Thursday, July 1, 2021

How to Tell If a Wound Is Infected and How to Treat It

The human body has an incredible ability to heal itself and fight off harmful foreign invaders. Even with this ability, a wound can still become infected. With some severe infections causing everything from fever to sepsis, these infections are nothing to take lightly. Learn more about the signs of infection and how to treat them below.

How to Tell If a Wound Is Infected

A person adding bandaids to an elbow

Most of the time, minor wounds like small scrapes and cuts are nothing to get overly worried about. But if a wound does get infected, it's best to know the signs to avoid severe complications. One sign that a wound is infected is if it's warm to the touch for over five days. While it's normal for a wound to radiate heat within the first five days because the body is fighting off germs and bacteria, anything over this time could be a sign of an infection. Other signs of infection and improper healing to look out for:
  • Redness
  • Swelling
  • Pus
  • Increased scabbing
  • Discoloration around the wound
A patient should seek medical attention immediately if they've developed a fever; this is a common sign that the infection has entered the bloodstream.

How to Treat an Infected Wound

If an infection has occurred, it's normally best practice to see a doctor since most bacterial wound infections can be treated with an antibiotic prescription. Simple cleaning and antibiotics might not heal a severe wound. In these cases, a doctor might recommend closing a wound with stitches and giving the patient an injection to avoid more severe complications such as cellulitis, sepsis, or necrotizing fasciitis.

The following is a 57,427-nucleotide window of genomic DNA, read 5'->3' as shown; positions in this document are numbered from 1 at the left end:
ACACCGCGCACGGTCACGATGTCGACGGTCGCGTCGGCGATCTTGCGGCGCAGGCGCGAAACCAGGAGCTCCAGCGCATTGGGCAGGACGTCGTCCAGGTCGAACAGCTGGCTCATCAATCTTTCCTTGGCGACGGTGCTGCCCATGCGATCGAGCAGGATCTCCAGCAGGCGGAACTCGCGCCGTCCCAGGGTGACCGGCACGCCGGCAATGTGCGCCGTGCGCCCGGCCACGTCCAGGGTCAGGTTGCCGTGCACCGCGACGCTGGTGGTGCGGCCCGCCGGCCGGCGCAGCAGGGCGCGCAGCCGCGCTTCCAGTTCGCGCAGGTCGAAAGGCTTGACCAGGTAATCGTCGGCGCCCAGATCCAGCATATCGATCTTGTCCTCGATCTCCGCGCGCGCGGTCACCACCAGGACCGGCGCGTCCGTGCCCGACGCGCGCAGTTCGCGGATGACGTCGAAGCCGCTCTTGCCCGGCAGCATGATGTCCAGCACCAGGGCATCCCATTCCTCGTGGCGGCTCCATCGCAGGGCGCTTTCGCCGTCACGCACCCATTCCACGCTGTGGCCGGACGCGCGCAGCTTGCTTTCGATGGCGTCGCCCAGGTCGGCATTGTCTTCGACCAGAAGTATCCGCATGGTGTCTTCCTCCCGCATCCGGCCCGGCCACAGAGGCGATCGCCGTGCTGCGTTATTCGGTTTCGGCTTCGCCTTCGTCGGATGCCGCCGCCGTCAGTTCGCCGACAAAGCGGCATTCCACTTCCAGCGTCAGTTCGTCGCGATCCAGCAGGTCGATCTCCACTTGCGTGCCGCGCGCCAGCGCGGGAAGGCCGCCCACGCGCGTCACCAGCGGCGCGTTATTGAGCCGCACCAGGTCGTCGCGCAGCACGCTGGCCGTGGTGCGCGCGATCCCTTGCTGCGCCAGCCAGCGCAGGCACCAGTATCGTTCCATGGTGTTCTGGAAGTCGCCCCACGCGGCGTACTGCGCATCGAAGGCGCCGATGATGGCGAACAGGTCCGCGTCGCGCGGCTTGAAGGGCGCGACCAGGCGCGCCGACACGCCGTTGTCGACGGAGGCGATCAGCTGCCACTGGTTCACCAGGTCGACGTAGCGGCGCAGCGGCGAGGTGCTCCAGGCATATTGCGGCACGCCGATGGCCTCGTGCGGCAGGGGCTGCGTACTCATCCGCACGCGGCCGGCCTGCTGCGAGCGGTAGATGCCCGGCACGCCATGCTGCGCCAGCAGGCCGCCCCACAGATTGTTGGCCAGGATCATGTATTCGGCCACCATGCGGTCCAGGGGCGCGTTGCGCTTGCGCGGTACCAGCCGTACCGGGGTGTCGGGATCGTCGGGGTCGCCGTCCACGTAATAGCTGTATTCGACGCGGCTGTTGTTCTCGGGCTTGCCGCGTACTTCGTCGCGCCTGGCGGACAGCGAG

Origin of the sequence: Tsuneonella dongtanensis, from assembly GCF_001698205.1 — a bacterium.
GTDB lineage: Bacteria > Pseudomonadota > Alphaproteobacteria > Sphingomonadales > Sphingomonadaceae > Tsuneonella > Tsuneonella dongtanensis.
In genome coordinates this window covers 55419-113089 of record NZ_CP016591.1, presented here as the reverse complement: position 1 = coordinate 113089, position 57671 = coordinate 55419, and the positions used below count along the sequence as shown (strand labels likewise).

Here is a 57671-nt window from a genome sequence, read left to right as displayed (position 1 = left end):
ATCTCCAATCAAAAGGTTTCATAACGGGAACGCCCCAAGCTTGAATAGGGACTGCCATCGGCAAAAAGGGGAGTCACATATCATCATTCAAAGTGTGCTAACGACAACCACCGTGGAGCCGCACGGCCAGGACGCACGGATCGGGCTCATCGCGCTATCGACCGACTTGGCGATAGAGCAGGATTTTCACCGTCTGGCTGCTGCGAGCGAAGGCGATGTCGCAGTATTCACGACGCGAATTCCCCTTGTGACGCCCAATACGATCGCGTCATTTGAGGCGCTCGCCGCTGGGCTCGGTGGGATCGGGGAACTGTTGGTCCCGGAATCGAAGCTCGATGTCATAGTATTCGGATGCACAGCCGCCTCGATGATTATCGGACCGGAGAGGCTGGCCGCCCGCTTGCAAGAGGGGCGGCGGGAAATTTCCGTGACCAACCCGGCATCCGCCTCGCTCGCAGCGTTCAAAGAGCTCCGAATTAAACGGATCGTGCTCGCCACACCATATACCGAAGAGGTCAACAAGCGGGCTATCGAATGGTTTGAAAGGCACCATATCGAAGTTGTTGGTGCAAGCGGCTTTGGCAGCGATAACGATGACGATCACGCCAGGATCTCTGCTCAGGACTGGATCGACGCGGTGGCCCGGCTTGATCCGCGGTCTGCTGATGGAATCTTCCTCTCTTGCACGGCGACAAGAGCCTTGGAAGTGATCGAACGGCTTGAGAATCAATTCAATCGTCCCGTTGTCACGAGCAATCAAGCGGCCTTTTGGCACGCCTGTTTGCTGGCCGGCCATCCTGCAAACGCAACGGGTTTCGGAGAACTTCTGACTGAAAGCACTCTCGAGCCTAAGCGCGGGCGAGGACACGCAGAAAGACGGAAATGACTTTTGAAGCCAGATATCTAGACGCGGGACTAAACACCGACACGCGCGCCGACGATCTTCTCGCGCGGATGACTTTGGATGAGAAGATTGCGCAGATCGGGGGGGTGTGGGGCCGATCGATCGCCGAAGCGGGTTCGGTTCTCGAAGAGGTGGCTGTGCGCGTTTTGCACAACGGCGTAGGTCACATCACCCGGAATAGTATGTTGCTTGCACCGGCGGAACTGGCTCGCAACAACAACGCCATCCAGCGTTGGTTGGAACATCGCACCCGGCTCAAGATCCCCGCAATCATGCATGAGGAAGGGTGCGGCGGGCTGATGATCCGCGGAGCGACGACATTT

Unfortunately, injuries are sometimes part of enjoying the beautiful Texas outdoors. If one does occur, avoid severe infections by seeking wound care management from Midlothian Healthcare Center. Our team of experts offers comprehensive rehabilitation services that help patients get back to their routine. Get in touch today to learn more about our services.

Thursday, June 10, 2021

Signs a Loved One Needs Long Term Care

Research studies estimate that approximately 70% of individuals aged 65 and above require long-term care. However, determining the right time to help your loved one transition to an assisted living facility can be difficult, especially if you haven't handled something like this before. Exploring options for senior care can be daunting, especially since such decisions are riddled with inner conflicts of guilt, anxiety, grief, and relief. Watch out for these signs that can indicate that your loved one may need senior care.

Inability to Manage Daily Activities

Two people tightly holding hands.jpeg

Advancing age can make it difficult to perform activities of daily living. Getting dressed, going shopping, and bathing themselves on their own may be more of a challenge. Forgetting to take daily medication and failure to keep up with household chores are also signs that your loved one needs help.

Significant Changes in Physical Appearance

If you've noticed concerning changes to your loved one's appearance, it could be a sign of physical or cognitive decline. Key changes to note are declining personal hygiene and unpredictable weight fluctuation. Diet and nutrition are major concerns for the elderly, especially those with dementia. Therefore, be cautious if your parent suddenly loses weight. Also, watch out for large chunks of uneaten and spoiled food in the pantry.

Odd/Sudden Changes in Behavior

Changes in their habits can also be an indicator that your parent needs long-term care. Many parents don’t want to be a burden to their children, and they'll often try to maintain independence, even if it isn't in their best interest. It's crucial to note that extended periods of isolation can negatively impact their mental health and may lead to the development of serious conditions, such as depression and high blood pressure.